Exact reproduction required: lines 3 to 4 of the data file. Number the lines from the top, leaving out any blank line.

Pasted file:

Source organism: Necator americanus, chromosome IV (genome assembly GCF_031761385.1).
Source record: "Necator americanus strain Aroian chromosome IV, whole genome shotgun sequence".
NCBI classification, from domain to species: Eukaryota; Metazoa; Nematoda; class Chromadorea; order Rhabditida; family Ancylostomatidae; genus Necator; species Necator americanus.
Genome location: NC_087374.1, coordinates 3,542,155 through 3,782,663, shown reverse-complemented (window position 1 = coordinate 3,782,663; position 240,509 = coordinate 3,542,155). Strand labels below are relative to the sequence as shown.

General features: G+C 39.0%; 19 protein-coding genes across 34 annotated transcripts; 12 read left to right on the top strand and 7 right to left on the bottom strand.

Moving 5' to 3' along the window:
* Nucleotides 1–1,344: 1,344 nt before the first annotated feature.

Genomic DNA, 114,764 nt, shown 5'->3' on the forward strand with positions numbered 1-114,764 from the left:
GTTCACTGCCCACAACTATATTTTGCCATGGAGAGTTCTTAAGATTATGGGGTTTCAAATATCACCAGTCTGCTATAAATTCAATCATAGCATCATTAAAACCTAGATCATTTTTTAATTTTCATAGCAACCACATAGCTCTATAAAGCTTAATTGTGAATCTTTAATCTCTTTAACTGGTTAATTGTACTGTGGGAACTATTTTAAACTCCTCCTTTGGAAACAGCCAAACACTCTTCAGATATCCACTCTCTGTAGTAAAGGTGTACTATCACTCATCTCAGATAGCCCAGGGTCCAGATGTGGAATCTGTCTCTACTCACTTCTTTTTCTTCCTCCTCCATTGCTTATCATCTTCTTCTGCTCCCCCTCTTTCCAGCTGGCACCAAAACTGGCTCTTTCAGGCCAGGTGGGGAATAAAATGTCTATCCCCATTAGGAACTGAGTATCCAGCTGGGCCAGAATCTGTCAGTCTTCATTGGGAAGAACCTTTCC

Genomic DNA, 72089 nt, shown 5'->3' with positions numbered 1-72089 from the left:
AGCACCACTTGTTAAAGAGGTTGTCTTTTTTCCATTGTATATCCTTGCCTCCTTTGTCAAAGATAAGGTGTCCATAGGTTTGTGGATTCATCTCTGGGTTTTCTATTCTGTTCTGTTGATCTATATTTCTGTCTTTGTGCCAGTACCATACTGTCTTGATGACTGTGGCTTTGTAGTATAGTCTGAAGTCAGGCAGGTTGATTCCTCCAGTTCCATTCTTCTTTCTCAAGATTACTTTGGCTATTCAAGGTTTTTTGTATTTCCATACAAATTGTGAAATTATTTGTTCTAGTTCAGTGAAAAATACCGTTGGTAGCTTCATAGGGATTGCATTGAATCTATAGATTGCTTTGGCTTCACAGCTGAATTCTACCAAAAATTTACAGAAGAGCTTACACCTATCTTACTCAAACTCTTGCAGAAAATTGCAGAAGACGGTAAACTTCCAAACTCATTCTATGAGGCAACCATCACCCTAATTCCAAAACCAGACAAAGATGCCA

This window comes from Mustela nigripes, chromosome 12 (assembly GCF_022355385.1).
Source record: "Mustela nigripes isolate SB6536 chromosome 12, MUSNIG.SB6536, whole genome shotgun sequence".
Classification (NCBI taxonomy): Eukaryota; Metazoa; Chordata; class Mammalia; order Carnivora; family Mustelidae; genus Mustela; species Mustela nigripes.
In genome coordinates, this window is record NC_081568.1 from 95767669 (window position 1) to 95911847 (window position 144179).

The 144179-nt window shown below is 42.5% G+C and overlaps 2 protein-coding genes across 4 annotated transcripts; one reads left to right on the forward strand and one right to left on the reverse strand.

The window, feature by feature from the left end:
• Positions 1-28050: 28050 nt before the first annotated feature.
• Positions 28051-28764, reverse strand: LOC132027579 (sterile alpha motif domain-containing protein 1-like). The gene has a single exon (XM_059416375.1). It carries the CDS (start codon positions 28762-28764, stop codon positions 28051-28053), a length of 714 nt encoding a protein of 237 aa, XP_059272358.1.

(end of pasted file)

NCBI classification, from domain to species: Eukaryota; Metazoa; Nematoda; class Chromadorea; order Rhabditida; family Ancylostomatidae; genus Necator; species Necator americanus.
Genome location: NC_087374.1, coordinates 3,542,155 through 3,782,663, shown reverse-complemented (window position 1 = coordinate 3,782,663; position 240,509 = coordinate 3,542,155). Strand labels below are relative to the sequence as shown.